We chose Lithuania as a country with many talented people who are able and wish to be one step ahead. And I can strongly say this was a top notch decision.
“Baltic countries are very important to us because of their technological progress and zest when it comes to the implementation of digital transformation processes,” says Sophie Ronnertz, the vice-president of Dell EMC. The company currently covers the region of 16 Central and Eastern European countries.
Six years ago, the company opened its first Virtustream office outside the US, in Kaunas, Lithuania and, according to the vice-president, the investment in Lithuania and cooperation with the Kaunas University of Technology justified all their expectations.
Four years ago, following the largest transaction in the IT sector at the time, Dell purchased EMC corporation. How would you describe Dell EMC today?
Dell started its operations 35 years ago as a producer of personal computers. Today we are a strong company, consisting of 157 thousand employees operating under seven Dell Technology trademarks. The company is ready to implement digital transformation in the areas of IT, security and architecture. Thus, over 35 years, from a producer of personal computers we have become a company that offers and implements complete digital solutions.
In 2013, one of the companies, Virtustream, opened its first division outside the US, in the city of Kaunas. What does the company think of its investment today?
This demonstrates how important the Baltic market is for us. We chose Lithuania as a country with many talented people who are able and wish to be one step ahead. And I can strongly say this was a top notch decision.
We are very pleased with our cooperation with the Kaunas University of Technology. At our Virtustream office in Lithuania we employ over 65 professionals who help customers all over the world to build their own success stories using Dell technologies. The latter team also develops solutions in such areas as blockchain technologies. Another nine professionals work at our Dell office in Vilnius.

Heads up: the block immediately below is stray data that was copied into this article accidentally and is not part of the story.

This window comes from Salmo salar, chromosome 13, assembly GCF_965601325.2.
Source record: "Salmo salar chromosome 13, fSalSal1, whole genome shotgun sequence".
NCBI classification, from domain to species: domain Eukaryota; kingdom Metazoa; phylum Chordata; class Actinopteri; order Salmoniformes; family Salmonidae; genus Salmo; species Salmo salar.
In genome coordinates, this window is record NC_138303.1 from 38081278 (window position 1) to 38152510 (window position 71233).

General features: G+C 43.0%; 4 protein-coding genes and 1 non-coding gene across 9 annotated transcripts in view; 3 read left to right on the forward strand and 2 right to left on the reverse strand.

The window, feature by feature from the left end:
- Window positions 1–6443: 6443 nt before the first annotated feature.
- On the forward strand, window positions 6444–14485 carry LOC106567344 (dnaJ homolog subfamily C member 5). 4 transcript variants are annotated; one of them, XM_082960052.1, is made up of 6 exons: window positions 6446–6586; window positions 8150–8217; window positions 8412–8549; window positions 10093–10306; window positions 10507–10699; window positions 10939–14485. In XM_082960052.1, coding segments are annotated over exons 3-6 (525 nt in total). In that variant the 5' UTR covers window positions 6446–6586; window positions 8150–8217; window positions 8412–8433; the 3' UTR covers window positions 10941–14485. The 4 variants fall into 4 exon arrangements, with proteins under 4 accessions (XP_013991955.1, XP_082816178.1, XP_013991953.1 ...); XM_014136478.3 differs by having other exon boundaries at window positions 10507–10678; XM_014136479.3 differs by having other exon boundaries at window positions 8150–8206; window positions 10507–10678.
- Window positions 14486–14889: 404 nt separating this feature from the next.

Digital transformation is one of the greatest challenges today not only for businesses but also for countries. What do you think are the most important steps in the digitisation of the public sector?
There are many areas where digital transformation may essentially change public services, significantly improve the lives of people and contribute to the wellbeing of our planet. This will affect not only countries and governments but also cities.
Two weeks ago, Dell Technologies participated in the so-called C40 World Mayors Summit in Copenhagen. It connects 94 cities, which represent one-twelfth of the global population and one-quarter of the global economy. We spoke with mayors about the sustainability challenges and how can help solve their own problems using technologies digital cities – from pollution and waste to energy efficiency and security. Digital cities are therefore a very important area.
Another important area whose changes will affect everyone is health sector. In the future, patient’s medical histories will be digitized, and researchers will be able to provide insights from this data to ensure that we would live healthier.
The third area that I would like to highlight is education. The data, that have so far not been available or we have not been able to process, will open up completely new opportunities which we must take advantage of.
We are involved in many public sector digitalisation projects, so it would be unfair to emphasise any one of them. However, I believe that the most important thing is that the digitalization of public sector extends its reach into more and more countries and cities. Recently I have signed a memorandum with the mayor of Kharkiv (Ukraine). Dell will help this city to implement digital solutions in the area of security, improvement of the waste system, and energy consumption.
I would like to quote the founder of our company Michael Dell: “It is our task to develop solutions that would help people to have a better life.”
We have considerable experience in cooperating with the public sector – from the Academic Alliance program with universities to the public-private partnership contracts at the national government level.
We are active in Lithuania, where we have assisted in implementing IT infrastructure solutions for the public sector. Lithuania is moving ahead along the path of digital transformation and I think that we will remain a reliable partner – it is important to know your country’s short-, medium- and long-term plans and target performance indicators.
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